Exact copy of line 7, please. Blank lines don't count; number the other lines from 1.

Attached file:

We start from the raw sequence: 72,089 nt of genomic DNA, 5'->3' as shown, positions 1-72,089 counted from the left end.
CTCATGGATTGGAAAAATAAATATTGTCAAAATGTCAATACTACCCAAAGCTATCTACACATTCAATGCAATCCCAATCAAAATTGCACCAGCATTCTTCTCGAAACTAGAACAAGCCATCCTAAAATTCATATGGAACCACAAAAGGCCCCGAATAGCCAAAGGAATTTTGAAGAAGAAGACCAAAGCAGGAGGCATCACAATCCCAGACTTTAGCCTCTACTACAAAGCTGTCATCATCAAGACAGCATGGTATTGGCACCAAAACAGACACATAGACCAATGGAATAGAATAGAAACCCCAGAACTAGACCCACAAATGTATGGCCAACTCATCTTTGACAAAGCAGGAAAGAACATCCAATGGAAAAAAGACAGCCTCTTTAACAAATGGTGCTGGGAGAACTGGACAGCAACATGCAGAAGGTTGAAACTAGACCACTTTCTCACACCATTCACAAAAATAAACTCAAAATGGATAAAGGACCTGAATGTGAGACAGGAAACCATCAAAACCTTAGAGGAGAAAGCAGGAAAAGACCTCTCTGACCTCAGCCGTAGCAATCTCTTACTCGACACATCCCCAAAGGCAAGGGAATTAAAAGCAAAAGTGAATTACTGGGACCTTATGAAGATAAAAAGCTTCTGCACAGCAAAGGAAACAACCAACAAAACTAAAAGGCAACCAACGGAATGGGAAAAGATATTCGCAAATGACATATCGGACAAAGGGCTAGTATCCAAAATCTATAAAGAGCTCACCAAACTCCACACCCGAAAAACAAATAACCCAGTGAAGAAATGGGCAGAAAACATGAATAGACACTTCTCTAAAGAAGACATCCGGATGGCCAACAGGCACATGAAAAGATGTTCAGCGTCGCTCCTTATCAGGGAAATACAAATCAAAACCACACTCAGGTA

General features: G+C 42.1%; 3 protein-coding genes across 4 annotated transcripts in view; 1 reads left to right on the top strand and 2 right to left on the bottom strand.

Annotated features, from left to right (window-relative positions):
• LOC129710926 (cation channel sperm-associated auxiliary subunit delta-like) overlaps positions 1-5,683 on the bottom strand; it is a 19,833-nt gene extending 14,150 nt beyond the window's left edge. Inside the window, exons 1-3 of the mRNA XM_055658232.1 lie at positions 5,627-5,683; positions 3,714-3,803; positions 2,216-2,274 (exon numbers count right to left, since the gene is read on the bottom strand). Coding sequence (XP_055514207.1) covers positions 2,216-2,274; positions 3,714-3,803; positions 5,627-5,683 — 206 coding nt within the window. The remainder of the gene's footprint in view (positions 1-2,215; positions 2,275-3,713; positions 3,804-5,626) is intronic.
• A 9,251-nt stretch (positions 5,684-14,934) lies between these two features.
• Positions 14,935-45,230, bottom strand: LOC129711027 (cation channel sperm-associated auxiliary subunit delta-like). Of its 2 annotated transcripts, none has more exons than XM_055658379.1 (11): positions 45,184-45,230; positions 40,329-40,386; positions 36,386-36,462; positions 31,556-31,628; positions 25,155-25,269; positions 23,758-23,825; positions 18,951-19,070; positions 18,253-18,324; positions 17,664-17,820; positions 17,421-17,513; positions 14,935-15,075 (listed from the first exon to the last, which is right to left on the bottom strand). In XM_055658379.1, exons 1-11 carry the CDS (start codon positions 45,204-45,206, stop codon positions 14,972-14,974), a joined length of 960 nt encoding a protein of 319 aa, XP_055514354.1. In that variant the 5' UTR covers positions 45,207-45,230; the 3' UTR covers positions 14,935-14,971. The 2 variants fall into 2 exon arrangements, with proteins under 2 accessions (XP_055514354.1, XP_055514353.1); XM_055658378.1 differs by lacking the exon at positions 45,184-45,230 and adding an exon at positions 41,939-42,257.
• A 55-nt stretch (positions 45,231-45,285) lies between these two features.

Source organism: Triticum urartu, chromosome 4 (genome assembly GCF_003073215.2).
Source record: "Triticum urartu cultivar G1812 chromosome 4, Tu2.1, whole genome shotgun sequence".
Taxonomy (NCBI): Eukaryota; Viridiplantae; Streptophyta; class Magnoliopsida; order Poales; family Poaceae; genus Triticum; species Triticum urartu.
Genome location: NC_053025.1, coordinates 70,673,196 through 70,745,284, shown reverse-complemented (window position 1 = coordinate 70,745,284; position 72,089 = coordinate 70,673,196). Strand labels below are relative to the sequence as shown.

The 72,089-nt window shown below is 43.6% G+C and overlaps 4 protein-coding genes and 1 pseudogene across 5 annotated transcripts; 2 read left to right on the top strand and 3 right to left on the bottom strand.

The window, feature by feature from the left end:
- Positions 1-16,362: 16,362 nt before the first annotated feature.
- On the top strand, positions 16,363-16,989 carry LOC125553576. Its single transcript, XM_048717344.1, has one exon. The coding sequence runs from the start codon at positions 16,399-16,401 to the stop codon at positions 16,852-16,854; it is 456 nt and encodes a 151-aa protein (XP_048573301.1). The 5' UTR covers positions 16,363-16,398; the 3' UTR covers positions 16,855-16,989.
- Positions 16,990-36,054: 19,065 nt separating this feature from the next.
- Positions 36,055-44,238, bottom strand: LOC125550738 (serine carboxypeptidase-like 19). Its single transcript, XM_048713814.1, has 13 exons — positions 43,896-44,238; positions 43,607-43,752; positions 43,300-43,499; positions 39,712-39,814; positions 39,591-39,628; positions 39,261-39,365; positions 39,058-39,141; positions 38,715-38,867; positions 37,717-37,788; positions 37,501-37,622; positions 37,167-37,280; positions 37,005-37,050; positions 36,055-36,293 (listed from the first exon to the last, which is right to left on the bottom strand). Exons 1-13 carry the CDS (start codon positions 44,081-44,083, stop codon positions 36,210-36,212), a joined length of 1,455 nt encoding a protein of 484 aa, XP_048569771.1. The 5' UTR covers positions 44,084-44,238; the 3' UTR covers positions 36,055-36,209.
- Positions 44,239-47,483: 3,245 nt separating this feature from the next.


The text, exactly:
• Positions 14,935-45,230, bottom strand: LOC129711027 (cation channel sperm-associated auxiliary subunit delta-like). Of its 2 annotated transcripts, none has more exons than XM_055658379.1 (11): positions 45,184-45,230; positions 40,329-40,386; positions 36,386-36,462; positions 31,556-31,628; positions 25,155-25,269; positions 23,758-23,825; positions 18,951-19,070; positions 18,253-18,324; positions 17,664-17,820; positions 17,421-17,513; positions 14,935-15,075 (listed from the first exon to the last, which is right to left on the bottom strand). In XM_055658379.1, exons 1-11 carry the CDS (start codon positions 45,204-45,206, stop codon positions 14,972-14,974), a joined length of 960 nt encoding a protein of 319 aa, XP_055514354.1. In that variant the 5' UTR covers positions 45,207-45,230; the 3' UTR covers positions 14,935-14,971. The 2 variants fall into 2 exon arrangements, with proteins under 2 accessions (XP_055514354.1, XP_055514353.1); XM_055658378.1 differs by lacking the exon at positions 45,184-45,230 and adding an exon at positions 41,939-42,257.